As vaccine advocates, it’s important to recognize that as safe and effective as vaccines are, there can sometimes be side effects.
We at The Immunization Partnership often receive messages from worried individuals who saw a story on Facebook about a young girl/boy/woman/man who believe they we were negatively impacted by vaccination. “Is this true?” The messages ask. “Can this happen to my child?”
And their concern is understandable. It’s impossible to read the stories sent to us and not feel heartbroken by the experiences of those depicted.
We can’t comment on specific stories. That’s neither our role nor our place. What we can talk about, however, is the science — what research says about the possibility or probability of a bad reaction from a vaccine occurring.
The most almost everyone will experience following a vaccine is a little soreness, headache or fever. But just like individuals can be allergic to penicillin or strawberries, there are rare individuals who are severely allergic to a vaccine component.
When we say rare, we mean it. You have a better chance of becoming a billionaire than you do of having a severe reaction to a vaccine in the United States.
Even still, should families be worried?
It’s true that some people can get sick in one way or another after being vaccinated — but it’s important to recognize the difference between two events happening at the same time, and one event causing the other.
In other words, doctors point out, people get sick all the time, whether they’ve been vaccinated or not. It would be worrisome if illness rates were significantly higher for vaccinated people — but they’re not. The rate of illness is the same for both groups — signaling that the vaccine almost certainly didn’t cause the illness. In general, serious medical complications from diseases like measles or chickenpox are far, far more common than any risks from vaccines.
But this information often doesn’t get out to the public. And it has been of special concern lately after questions were raised about whether the HPV vaccine — which is supposed to be given to pre-teens and teenagers to prevent cervical and other cancers — could cause autoimmune diseases. Some of these have been anecdotes gone viral on the Internet, but one was a study out of Italy claiming that the vaccine might cause symptoms of chronic fatigue syndrome or fibromyalgia. It’s the sort of claim that could scare parents away from a vaccine that has the potential to prevent thousands of cancers and deaths each year in the United States.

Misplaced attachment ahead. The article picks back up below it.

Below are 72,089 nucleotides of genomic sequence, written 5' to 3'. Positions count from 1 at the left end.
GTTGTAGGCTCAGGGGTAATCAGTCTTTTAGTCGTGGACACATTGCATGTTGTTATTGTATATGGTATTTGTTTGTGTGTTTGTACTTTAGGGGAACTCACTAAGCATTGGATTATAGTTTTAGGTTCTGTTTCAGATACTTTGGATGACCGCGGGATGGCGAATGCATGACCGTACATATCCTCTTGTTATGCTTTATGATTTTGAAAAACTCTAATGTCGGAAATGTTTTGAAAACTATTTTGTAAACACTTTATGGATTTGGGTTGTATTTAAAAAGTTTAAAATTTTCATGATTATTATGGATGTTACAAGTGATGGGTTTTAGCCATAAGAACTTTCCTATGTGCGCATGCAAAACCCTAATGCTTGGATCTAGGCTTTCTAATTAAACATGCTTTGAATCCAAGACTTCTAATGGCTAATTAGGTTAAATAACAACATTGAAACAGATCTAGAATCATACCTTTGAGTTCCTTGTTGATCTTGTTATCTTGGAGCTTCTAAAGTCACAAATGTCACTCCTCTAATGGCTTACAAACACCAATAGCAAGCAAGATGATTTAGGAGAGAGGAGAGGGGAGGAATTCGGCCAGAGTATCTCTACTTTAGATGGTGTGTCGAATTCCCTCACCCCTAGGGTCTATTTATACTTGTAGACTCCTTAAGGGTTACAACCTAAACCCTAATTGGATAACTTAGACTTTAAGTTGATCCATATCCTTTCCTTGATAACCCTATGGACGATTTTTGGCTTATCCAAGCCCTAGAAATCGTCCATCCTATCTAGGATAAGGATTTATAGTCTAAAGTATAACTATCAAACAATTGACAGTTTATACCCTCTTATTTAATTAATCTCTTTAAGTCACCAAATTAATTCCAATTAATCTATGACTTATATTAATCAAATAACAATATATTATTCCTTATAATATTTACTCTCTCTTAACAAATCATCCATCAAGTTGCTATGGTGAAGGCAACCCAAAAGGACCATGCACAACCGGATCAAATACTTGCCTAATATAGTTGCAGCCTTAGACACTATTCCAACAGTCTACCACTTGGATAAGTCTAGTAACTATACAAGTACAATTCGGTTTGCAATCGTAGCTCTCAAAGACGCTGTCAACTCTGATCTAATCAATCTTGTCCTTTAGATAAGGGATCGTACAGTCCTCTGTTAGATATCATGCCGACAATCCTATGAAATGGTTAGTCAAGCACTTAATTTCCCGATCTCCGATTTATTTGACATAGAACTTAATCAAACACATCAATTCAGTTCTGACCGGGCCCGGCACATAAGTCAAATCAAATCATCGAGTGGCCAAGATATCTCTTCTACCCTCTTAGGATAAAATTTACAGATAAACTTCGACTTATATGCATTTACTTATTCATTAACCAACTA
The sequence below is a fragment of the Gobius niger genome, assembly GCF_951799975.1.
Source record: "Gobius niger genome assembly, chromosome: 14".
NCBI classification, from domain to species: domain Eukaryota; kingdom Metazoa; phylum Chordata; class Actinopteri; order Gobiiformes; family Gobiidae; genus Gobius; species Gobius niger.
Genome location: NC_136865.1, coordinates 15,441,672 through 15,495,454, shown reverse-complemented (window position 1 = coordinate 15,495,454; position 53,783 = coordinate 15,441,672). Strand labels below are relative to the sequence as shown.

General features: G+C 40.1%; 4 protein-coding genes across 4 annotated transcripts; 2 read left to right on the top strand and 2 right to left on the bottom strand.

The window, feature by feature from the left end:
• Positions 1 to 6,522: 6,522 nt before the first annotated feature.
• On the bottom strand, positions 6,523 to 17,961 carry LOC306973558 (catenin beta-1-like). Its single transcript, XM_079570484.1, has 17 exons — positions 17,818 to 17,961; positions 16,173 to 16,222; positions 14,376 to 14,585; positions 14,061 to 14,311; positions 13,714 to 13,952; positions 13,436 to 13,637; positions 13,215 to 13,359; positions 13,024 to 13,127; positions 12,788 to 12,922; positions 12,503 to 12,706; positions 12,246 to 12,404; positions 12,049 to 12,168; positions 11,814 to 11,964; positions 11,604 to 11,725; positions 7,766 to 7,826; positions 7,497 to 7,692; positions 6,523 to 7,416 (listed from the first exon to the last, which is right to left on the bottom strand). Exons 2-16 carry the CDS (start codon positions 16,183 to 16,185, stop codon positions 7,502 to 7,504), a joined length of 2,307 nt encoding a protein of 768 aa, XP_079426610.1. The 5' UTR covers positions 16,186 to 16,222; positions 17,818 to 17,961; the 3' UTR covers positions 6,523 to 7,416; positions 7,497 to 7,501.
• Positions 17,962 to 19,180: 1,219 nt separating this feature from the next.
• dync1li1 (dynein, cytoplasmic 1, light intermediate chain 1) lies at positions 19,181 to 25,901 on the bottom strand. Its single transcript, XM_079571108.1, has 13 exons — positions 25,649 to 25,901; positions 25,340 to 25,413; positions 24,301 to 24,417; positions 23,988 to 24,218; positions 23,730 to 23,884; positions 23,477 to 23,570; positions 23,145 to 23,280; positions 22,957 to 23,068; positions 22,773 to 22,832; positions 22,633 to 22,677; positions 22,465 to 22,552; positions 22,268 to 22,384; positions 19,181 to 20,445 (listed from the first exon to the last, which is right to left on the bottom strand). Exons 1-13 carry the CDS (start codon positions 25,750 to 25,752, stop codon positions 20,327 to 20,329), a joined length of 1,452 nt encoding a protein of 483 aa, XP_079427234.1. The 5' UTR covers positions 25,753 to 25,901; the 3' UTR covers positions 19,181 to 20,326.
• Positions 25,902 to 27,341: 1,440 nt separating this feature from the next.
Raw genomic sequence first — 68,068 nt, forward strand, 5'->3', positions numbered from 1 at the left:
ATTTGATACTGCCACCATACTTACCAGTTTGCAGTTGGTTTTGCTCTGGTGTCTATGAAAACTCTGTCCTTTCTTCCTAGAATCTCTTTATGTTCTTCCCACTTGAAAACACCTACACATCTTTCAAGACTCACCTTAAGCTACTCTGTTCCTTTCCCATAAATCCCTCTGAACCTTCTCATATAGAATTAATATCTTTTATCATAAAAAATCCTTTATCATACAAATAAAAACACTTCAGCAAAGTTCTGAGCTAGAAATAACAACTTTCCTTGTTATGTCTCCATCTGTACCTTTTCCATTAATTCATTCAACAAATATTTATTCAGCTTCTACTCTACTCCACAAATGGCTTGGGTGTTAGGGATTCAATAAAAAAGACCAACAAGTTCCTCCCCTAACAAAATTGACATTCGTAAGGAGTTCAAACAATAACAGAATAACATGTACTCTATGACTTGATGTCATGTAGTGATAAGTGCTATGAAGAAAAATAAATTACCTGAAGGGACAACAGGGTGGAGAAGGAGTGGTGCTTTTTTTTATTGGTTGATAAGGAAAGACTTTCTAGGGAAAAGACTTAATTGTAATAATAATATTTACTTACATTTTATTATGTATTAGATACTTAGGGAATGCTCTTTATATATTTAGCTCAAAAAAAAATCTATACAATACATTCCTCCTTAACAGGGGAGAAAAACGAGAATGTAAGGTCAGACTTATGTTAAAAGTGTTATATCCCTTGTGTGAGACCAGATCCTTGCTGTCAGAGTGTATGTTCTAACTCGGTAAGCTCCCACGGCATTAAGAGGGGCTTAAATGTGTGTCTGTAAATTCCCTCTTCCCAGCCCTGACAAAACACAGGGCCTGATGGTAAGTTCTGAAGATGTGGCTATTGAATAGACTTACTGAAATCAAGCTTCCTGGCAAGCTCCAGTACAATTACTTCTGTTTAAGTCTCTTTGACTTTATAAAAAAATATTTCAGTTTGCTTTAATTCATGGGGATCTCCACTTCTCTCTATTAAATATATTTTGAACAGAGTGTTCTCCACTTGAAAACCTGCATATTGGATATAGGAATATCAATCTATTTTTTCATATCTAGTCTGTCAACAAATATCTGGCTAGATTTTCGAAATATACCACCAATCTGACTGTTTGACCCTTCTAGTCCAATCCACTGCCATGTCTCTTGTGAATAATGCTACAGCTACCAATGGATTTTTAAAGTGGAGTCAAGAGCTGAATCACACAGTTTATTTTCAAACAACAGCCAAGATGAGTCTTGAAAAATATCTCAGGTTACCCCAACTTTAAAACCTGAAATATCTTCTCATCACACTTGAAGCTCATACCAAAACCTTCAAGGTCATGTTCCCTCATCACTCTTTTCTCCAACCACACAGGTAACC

If only they all saw a recent letter to the editor and a separate article in Medscape in which vaccine expert Paul Offit sheds welcome light on the issue with a host of well-researched data.
“First of all,” Offit, director of the Vaccine Education Center at The Children’s Hospital of Philadelphia, wrote in his letter, ”the HPV vaccine was studied for safety in 30,000 people for seven years before licensure.” After it was licensed, it has continued to be studied in more than a million people, according to Offit, “and has been found not to cause chronic fatigue or fibromyalgia.”
Beyond that, he wrote, “When those symptoms do occur, they occur at the same rate in both vaccinated and unvaccinated groups.”
Offit worries that concerns raised by television reports and via the Internet give parents a partial and scary scenario. Only about half of girls and even fewer boys are getting the vaccine.
Of course, the low vaccination rates are caused by various factors. Some parents worry that if they have their teens vaccinated for a sexually transmitted disease, they are sending a message that teenage sex is OK. There’s no evidence, though, that the vaccine in any way encourages teens to have sex earlier. Some parents simply don’t know; they figure that he age of vaccination is over by middle school and don’t realize that their teens still need some vaccines.
But for parents who do think the HPV vaccine somehow sets the immune system awry, Offit’s commentary going through the evidence should be alleviate any safety concerns.
Among the evidence he points to:
- A California study of close to 190,000 women looked at 14 separate autoimmune conditions, including lupus, rheumatoid arthritis, Guillain-Barre syndrome and multiple sclerosis. There was no statistically significant difference in the occurrence of any of these health problems between the vaccinated and unvaccinated women.
- An even larger study in Sweden looked at the occurrence of a wide range of autoimmune conditions in almost 1 million pre-teen and teenage girls. It also found no difference between the vaccinated and unvaccinated girls.
- And just last year, another study of 1 million people found the same thing.
Fortunately, there are promising signs that the right messages might be getting through to families. Even though HPV immunization rates are low, they are rising, according to the National Immunization Survey by the U.S. Centers for Disease Control and Prevention.
Parents appear to be getting wise to the knowledge that the HPV vaccine is a safe and effective way to protect their children from certain kinds of cancer.
For more detailed information regarding the safety of the HPV vaccine, the Centers for Disease Control and Prevention’s page on HPV vaccine safety.
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